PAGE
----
BBE's mining industry status is set in stone
Bluhm Burton Engineering Pty Ltd (BBE) is a mine ventilation consultancy and project company based in Bryanston, Sandton, South Africa. BBE is involved in projects across the country and plays a consulting role in Canada, Australia, the Phillipines and both South and North America, among others. It is a world leader in mine ventilation and mine cooling systems.
While mining projects have slowed down in the current economic climate, with many projects either shelved or postponed, its reputation and position as a world leader has allowed BBE to continue to thrive. The staff complement has increased from 12 in 2005 to more than 100 currently and BBE now finds itself planning a move into a new building to accommodate the change.
Managing Director of the Projects company, Richard Gundersen said: “The consulting side of life will carry on, it is quite solid. The projects have slowed down and time frames have been stretched, but it doesn’t mean there aren’t projects and we are fully occupied.
“Right now we haven’t stepped outside the mining industry but there is a good argument that it is now time to consider doing just that.
“Given our classical refrigeration and cooling experience the natural progression would be to get involved in the commercial and industrial HVAC industry. However, this industry is pretty cheap and cheerful and also cutthroat and this is not our territory. We wouldn’t fit into that world very well and we would probably be uncompetitive.”
He added: “We are aware that the world around us is not rosy at the moment, but we seem to have been able to adapt and satisfy our clients’ needs and highlight solutions to those who thought they didn’t have any.”
Mining a rich veinThe impetus for the creation of an energy company (BBEnergy) came from the troubles of local utility company Eskom. Running short of generating capacity, it needed to find consumers who, in the short-term, could save energy and take themselves off the grid at critical times of the day, thus saving power until new power stations could be built. Launched in 2010, the Energy Company is dedicated to assisting all clients, including those outside the mining industry, with reducing energy costs by whatever means possible. The energy company is a good example of BBE’s creative thinking and self-positioning in order to ensure continued business success.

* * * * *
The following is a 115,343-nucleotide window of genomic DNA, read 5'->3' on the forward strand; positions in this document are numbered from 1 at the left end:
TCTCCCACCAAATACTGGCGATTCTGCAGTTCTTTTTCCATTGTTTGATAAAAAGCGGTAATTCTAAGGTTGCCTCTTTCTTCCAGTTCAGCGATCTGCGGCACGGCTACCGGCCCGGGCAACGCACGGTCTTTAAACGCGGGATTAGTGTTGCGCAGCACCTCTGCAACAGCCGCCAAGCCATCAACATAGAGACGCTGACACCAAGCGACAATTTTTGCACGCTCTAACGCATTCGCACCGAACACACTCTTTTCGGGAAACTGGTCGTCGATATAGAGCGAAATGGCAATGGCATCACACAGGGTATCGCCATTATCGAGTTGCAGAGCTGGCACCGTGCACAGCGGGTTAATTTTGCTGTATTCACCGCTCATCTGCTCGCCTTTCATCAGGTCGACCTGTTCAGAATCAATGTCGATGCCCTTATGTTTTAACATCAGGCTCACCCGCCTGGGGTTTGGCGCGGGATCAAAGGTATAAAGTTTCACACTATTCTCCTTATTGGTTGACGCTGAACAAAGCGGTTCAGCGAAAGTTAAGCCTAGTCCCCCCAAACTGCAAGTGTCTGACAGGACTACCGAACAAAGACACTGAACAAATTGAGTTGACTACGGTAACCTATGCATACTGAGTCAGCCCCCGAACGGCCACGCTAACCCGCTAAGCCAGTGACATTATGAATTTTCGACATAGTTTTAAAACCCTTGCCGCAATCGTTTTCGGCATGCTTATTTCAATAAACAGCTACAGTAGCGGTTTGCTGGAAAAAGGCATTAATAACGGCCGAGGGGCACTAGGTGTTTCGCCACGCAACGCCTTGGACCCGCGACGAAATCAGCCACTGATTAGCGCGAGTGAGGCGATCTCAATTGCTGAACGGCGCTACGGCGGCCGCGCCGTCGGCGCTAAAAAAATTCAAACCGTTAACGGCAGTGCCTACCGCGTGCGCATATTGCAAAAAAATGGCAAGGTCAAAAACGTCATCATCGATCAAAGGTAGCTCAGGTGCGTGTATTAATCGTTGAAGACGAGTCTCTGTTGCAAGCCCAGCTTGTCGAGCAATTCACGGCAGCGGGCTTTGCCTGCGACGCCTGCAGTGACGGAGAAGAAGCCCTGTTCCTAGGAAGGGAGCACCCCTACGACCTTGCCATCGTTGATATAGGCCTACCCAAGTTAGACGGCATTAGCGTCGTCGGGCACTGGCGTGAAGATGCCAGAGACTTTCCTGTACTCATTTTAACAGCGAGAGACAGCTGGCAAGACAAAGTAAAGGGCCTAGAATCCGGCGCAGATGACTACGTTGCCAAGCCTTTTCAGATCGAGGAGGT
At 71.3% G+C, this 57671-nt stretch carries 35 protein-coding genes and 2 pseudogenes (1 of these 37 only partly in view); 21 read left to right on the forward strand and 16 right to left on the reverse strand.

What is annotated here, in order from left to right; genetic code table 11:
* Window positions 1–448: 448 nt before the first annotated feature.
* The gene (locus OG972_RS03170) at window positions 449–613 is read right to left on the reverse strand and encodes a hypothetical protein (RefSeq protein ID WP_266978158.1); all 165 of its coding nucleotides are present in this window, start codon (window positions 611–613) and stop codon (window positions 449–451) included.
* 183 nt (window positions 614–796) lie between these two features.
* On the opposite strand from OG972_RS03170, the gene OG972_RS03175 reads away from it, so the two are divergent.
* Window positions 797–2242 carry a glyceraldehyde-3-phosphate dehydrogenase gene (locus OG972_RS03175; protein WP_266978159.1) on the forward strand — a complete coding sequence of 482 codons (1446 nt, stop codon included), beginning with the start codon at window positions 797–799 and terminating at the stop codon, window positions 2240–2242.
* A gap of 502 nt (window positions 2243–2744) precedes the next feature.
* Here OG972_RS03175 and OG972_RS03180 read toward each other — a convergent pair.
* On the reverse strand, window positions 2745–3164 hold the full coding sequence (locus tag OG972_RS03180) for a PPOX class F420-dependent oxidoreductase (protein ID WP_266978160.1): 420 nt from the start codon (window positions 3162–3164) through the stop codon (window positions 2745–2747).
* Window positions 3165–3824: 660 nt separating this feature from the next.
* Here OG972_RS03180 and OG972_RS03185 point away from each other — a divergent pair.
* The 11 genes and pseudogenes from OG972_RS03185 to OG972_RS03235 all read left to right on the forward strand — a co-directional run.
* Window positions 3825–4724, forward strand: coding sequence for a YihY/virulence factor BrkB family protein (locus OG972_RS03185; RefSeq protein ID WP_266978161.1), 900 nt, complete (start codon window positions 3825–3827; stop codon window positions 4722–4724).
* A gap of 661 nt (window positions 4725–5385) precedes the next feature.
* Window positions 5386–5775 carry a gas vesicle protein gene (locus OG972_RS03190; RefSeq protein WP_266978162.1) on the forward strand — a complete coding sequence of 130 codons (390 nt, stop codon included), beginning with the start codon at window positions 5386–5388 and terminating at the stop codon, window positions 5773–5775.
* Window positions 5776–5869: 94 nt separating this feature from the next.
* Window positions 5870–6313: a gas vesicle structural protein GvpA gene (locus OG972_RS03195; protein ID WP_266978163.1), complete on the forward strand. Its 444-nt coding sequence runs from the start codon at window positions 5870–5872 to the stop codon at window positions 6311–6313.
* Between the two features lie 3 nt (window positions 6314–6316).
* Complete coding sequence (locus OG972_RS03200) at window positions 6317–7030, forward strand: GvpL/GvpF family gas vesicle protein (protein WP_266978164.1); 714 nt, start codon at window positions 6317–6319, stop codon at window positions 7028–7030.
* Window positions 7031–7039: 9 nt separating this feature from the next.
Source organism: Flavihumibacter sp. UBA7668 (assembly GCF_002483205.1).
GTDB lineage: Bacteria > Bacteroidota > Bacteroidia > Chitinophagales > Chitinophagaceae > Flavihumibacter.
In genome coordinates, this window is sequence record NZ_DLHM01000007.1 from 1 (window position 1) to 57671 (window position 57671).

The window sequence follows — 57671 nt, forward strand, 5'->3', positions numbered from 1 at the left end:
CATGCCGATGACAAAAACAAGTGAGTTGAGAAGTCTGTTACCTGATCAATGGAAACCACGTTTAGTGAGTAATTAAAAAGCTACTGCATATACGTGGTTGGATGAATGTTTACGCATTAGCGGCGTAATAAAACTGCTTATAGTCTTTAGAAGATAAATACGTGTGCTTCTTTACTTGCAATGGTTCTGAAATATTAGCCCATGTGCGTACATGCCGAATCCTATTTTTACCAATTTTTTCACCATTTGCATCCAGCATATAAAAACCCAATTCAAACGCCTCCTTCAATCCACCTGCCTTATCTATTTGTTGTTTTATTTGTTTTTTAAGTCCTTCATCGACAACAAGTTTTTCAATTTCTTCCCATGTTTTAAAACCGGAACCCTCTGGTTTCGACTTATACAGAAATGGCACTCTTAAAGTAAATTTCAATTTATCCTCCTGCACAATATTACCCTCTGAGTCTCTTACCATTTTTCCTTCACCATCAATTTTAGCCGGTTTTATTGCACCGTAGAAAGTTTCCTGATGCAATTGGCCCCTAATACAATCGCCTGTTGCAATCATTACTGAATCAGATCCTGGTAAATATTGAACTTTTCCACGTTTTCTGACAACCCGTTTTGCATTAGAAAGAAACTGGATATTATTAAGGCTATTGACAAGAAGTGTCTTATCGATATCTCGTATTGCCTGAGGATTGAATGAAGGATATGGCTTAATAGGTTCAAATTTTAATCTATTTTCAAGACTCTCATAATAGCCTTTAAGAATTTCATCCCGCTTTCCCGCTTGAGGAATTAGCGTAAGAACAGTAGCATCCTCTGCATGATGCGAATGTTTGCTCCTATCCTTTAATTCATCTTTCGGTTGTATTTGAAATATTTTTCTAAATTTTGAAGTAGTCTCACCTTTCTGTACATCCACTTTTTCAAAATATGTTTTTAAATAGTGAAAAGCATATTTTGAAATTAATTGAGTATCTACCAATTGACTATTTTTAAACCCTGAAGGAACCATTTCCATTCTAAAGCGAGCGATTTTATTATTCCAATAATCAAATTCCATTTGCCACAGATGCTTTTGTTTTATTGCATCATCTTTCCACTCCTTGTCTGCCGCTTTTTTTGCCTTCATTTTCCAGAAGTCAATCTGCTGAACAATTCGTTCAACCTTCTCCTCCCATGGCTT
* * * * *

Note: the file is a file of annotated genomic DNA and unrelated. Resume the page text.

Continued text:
Several schemes have been developed to assist mining clients to reduce their power usage – for example mine ventilation fans have been actively controlled to minimise power costs while still providing acceptable underground conditions.
Gundersen said: “The magnitude of work available justified the creation of the dedicated energy company, which looks purely at all of these energy projects and prevent the other companies from being distracted
“The energy company looks like it has a long future and we are getting creative in the mining industry and always looking for new avenues for saving power.
“In the old days, a mining client would not consider a system that couldn’t pay for itself in two years. However, the mines themselves are getting used to spending money now to saving money in future and are coming to terms with longer payback periods.”
Reacting to the new circumstances, BBE has begun financing energy-saving facilities for the mines, recovering costs by sharing the savings, something that may develop in the coming years.
Gundersen said: “It has kept us very busy, we employed 40 new people in the energy company. Some in the existing company went across, and some have feet in two camps. We have very fuzzy boundaries with staff working in two or three divisions. The silos exist but they have got very soft walls.”
Creations of the mind
BBE’s consulting wing is busy whether the mines are in a rapid growth phase or pulling their belts in, as it can offer advice on survival and issues such as adequacy of equipment and replacement timeframes. The 25-year-old company claims to be the world leader in mine cooling systems, with a workforce that includes software systems experts and several with more than a quarter century of experience in the industry.
Three years ago, in response to a clients need, BBE designed and built a solar ray-collecting mirror. The idea was to use concentrated solar energy to provide heat for industrial consumers as an alternative to heat from electrical or fuel fired boilers.
The company, said Gundersen, is currently designing a refrigeration system for a company in North America that operates a mine with 80 degrees Celsius rock temperature, highlighting that this South African company is not totally reliant on business at home.
Locally, the Projects Company is finishing off the turnkey installation of a refrigeration plant for a platinum mine, 2,000 metres underground, and expects a new phase of work from Tanzania, with a gold mining company.
Gundersen said: “The coal mining industry isn’t slowing down and we are designing and building fan stations for several new coal mines. Every new section needs new ventilation, new ventilation design and new fans, so we are getting some work there.”
He added: “We find life exciting here and try to react and respond to our clients’ needs whatever they may be. There are more people out there with problems than solutions so we like to come up with solutions.
“The dynamics are changing, the country has a power shortage and mines must save on operating costs, which is quite a strong driving force to get a few good projects up and running.”
He concluded: “We are very responsive and find ourselves able to pick up on nuances of client needs and react to them. We are mavericks, and also quite energetic to actually get out and try these things.”